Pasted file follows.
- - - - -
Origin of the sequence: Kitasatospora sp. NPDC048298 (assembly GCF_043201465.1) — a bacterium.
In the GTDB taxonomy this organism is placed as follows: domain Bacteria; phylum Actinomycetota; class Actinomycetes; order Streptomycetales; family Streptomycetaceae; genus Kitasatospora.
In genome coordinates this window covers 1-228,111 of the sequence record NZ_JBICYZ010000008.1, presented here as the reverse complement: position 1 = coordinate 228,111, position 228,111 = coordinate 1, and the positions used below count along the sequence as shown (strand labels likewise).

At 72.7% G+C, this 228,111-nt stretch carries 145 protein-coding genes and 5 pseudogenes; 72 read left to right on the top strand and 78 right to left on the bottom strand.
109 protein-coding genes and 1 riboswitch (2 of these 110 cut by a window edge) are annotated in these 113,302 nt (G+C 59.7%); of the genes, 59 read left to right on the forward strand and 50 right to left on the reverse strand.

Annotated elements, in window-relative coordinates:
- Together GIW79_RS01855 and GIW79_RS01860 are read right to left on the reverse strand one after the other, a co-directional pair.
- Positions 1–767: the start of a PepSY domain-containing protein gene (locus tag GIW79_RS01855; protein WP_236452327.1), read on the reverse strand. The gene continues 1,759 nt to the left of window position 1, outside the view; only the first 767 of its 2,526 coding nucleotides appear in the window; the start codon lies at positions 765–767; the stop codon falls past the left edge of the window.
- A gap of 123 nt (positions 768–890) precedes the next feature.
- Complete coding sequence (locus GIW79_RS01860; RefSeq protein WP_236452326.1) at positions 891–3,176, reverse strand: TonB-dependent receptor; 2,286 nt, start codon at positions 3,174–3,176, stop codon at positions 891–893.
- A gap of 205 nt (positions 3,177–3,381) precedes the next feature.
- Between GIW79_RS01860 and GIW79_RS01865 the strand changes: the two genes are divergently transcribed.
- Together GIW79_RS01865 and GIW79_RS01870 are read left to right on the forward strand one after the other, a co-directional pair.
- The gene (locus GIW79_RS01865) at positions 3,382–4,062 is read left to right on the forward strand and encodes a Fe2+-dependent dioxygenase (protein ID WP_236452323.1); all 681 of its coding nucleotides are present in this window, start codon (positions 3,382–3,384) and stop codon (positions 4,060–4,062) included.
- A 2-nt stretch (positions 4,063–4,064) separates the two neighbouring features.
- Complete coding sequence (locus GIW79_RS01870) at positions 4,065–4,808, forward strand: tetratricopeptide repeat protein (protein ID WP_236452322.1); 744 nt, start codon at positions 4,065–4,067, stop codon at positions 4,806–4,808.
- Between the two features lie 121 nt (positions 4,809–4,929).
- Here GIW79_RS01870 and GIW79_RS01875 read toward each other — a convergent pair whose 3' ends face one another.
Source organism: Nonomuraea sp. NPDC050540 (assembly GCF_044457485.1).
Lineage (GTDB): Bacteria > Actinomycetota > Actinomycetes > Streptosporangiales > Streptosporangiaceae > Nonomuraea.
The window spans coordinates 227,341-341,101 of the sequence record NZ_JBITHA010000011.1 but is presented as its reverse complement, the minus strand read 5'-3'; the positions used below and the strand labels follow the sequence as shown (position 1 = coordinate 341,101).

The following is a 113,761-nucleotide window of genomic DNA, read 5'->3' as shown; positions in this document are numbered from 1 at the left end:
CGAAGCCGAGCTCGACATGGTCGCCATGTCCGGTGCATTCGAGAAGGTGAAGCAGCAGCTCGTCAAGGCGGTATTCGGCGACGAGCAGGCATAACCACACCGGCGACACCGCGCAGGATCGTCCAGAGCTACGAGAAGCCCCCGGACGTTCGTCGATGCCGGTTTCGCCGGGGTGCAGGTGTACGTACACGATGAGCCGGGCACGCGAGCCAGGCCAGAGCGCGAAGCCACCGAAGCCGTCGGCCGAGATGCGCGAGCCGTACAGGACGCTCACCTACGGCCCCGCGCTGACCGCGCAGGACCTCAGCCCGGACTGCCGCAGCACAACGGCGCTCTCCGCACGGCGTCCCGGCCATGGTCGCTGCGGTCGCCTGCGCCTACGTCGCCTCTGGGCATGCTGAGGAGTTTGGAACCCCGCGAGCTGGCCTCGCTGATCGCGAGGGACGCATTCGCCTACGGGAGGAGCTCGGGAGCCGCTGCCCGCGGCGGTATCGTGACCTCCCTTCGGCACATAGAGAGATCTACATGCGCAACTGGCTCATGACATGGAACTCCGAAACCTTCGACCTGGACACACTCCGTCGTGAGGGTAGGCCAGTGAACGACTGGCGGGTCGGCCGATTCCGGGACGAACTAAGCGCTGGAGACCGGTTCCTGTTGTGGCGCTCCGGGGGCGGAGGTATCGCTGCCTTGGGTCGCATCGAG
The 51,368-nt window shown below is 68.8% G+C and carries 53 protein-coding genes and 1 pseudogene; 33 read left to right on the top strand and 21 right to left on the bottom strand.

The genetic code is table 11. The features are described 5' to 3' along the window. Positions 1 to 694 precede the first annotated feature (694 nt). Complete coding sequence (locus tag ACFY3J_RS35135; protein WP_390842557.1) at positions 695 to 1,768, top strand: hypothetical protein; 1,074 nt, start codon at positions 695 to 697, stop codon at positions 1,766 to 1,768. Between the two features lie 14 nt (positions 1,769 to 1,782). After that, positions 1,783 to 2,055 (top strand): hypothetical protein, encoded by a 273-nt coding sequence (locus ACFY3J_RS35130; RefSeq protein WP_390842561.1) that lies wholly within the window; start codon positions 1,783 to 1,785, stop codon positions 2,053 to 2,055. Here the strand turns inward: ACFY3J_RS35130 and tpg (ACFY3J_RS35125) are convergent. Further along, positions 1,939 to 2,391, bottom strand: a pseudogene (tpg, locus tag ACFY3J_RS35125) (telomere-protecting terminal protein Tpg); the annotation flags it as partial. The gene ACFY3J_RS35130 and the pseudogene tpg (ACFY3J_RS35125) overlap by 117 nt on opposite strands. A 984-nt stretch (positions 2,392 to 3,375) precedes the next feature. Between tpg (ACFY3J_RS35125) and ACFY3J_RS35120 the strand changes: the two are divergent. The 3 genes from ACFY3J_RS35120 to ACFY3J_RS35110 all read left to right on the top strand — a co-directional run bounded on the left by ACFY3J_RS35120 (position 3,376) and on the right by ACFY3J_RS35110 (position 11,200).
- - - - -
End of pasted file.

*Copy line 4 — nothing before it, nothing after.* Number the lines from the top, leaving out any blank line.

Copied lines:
At 72.7% G+C, this 228,111-nt stretch carries 145 protein-coding genes and 5 pseudogenes; 72 read left to right on the top strand and 78 right to left on the bottom strand.